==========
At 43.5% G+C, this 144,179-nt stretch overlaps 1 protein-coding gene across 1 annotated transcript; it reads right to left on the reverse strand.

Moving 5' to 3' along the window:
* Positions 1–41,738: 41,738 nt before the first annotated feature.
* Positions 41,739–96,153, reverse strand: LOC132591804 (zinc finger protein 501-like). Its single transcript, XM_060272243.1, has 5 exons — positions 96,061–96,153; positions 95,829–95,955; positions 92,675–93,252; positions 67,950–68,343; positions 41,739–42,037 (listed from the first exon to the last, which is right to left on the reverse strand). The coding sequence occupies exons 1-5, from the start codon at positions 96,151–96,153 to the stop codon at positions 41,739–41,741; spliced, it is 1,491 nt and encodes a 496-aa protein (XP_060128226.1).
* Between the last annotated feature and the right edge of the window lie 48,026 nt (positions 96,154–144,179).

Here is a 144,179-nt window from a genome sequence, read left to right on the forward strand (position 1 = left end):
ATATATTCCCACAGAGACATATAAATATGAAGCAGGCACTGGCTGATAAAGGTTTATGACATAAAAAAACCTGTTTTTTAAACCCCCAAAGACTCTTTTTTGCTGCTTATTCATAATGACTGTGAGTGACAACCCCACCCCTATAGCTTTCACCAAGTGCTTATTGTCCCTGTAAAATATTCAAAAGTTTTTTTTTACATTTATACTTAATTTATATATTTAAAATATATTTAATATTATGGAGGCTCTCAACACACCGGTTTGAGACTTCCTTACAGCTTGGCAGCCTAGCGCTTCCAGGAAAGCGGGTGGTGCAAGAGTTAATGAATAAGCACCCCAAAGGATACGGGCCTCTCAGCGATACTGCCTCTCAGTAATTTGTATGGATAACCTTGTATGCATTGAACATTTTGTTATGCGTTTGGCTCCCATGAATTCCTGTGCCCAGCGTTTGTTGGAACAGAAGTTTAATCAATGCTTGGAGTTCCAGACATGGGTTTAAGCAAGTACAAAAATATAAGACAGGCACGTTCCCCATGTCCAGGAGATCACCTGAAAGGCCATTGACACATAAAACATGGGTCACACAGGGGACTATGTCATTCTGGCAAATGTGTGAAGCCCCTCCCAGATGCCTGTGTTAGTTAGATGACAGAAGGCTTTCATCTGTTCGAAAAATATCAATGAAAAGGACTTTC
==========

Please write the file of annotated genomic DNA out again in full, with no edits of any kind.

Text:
At 43.5% G+C, this 144,179-nt stretch overlaps 1 protein-coding gene across 1 annotated transcript; it reads right to left on the reverse strand.

Moving 5' to 3' along the window:
* Positions 1–41,738: 41,738 nt before the first annotated feature.
* Positions 41,739–96,153, reverse strand: LOC132591804 (zinc finger protein 501-like). Its single transcript, XM_060272243.1, has 5 exons — positions 96,061–96,153; positions 95,829–95,955; positions 92,675–93,252; positions 67,950–68,343; positions 41,739–42,037 (listed from the first exon to the last, which is right to left on the reverse strand). The coding sequence occupies exons 1-5, from the start codon at positions 96,151–96,153 to the stop codon at positions 41,739–41,741; spliced, it is 1,491 nt and encodes a 496-aa protein (XP_060128226.1).
* Between the last annotated feature and the right edge of the window lie 48,026 nt (positions 96,154–144,179).

Here is a 144,179-nt window from a genome sequence, read left to right on the forward strand (position 1 = left end):
ATATATTCCCACAGAGACATATAAATATGAAGCAGGCACTGGCTGATAAAGGTTTATGACATAAAAAAACCTGTTTTTTAAACCCCCAAAGACTCTTTTTTGCTGCTTATTCATAATGACTGTGAGTGACAACCCCACCCCTATAGCTTTCACCAAGTGCTTATTGTCCCTGTAAAATATTCAAAAGTTTTTTTTTACATTTATACTTAATTTATATATTTAAAATATATTTAATATTATGGAGGCTCTCAACACACCGGTTTGAGACTTCCTTACAGCTTGGCAGCCTAGCGCTTCCAGGAAAGCGGGTGGTGCAAGAGTTAATGAATAAGCACCCCAAAGGATACGGGCCTCTCAGCGATACTGCCTCTCAGTAATTTGTATGGATAACCTTGTATGCATTGAACATTTTGTTATGCGTTTGGCTCCCATGAATTCCTGTGCCCAGCGTTTGTTGGAACAGAAGTTTAATCAATGCTTGGAGTTCCAGACATGGGTTTAAGCAAGTACAAAAATATAAGACAGGCACGTTCCCCATGTCCAGGAGATCACCTGAAAGGCCATTGACACATAAAACATGGGTCACACAGGGGACTATGTCATTCTGGCAAATGTGTGAAGCCCCTCCCAGATGCCTGTGTTAGTTAGATGACAGAAGGCTTTCATCTGTTCGAAAAATATCAATGAAAAGGACTTTC